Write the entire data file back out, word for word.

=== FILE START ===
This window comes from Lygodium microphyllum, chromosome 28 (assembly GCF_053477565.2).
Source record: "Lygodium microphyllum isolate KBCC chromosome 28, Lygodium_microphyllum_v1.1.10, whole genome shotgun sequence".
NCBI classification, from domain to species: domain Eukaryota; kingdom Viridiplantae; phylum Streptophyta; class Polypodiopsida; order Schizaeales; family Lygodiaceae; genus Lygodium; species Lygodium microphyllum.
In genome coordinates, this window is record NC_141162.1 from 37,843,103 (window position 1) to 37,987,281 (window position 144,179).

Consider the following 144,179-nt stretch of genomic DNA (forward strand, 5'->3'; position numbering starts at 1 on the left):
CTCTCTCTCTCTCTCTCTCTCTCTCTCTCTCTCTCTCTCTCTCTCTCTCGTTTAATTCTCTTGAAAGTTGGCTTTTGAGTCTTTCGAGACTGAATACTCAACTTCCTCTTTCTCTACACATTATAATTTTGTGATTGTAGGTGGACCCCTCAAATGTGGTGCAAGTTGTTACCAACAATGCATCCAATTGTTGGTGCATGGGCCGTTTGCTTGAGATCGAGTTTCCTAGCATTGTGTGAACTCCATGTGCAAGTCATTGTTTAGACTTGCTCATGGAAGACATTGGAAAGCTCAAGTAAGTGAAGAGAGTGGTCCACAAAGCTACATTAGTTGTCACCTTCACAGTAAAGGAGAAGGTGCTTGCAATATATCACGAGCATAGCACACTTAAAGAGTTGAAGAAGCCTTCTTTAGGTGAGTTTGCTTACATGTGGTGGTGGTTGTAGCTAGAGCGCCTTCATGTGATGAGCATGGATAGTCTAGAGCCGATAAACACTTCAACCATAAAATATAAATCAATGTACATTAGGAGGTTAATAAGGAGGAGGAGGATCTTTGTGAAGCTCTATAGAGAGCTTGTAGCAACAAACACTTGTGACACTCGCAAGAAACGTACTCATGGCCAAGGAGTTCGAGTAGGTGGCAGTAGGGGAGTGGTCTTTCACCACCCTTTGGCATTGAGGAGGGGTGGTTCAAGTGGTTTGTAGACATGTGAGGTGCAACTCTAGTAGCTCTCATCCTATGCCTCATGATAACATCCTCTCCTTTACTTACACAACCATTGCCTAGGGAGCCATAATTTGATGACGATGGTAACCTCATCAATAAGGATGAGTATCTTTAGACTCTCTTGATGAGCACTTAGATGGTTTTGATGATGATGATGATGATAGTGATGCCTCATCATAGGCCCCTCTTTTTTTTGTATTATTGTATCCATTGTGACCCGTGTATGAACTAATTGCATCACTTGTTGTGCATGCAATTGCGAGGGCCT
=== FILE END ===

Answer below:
This window comes from Lygodium microphyllum, chromosome 28 (assembly GCF_053477565.2).
Source record: "Lygodium microphyllum isolate KBCC chromosome 28, Lygodium_microphyllum_v1.1.10, whole genome shotgun sequence".
NCBI classification, from domain to species: domain Eukaryota; kingdom Viridiplantae; phylum Streptophyta; class Polypodiopsida; order Schizaeales; family Lygodiaceae; genus Lygodium; species Lygodium microphyllum.
In genome coordinates, this window is record NC_141162.1 from 37,843,103 (window position 1) to 37,987,281 (window position 144,179).

Consider the following 144,179-nt stretch of genomic DNA (forward strand, 5'->3'; position numbering starts at 1 on the left):
CTCTCTCTCTCTCTCTCTCTCTCTCTCTCTCTCTCTCTCTCTCTCTCTCGTTTAATTCTCTTGAAAGTTGGCTTTTGAGTCTTTCGAGACTGAATACTCAACTTCCTCTTTCTCTACACATTATAATTTTGTGATTGTAGGTGGACCCCTCAAATGTGGTGCAAGTTGTTACCAACAATGCATCCAATTGTTGGTGCATGGGCCGTTTGCTTGAGATCGAGTTTCCTAGCATTGTGTGAACTCCATGTGCAAGTCATTGTTTAGACTTGCTCATGGAAGACATTGGAAAGCTCAAGTAAGTGAAGAGAGTGGTCCACAAAGCTACATTAGTTGTCACCTTCACAGTAAAGGAGAAGGTGCTTGCAATATATCACGAGCATAGCACACTTAAAGAGTTGAAGAAGCCTTCTTTAGGTGAGTTTGCTTACATGTGGTGGTGGTTGTAGCTAGAGCGCCTTCATGTGATGAGCATGGATAGTCTAGAGCCGATAAACACTTCAACCATAAAATATAAATCAATGTACATTAGGAGGTTAATAAGGAGGAGGAGGATCTTTGTGAAGCTCTATAGAGAGCTTGTAGCAACAAACACTTGTGACACTCGCAAGAAACGTACTCATGGCCAAGGAGTTCGAGTAGGTGGCAGTAGGGGAGTGGTCTTTCACCACCCTTTGGCATTGAGGAGGGGTGGTTCAAGTGGTTTGTAGACATGTGAGGTGCAACTCTAGTAGCTCTCATCCTATGCCTCATGATAACATCCTCTCCTTTACTTACACAACCATTGCCTAGGGAGCCATAATTTGATGACGATGGTAACCTCATCAATAAGGATGAGTATCTTTAGACTCTCTTGATGAGCACTTAGATGGTTTTGATGATGATGATGATGATAGTGATGCCTCATCATAGGCCCCTCTTTTTTTTGTATTATTGTATCCATTGTGACCCGTGTATGAACTAATTGCATCACTTGTTGTGCATGCAATTGCGAGGGCCT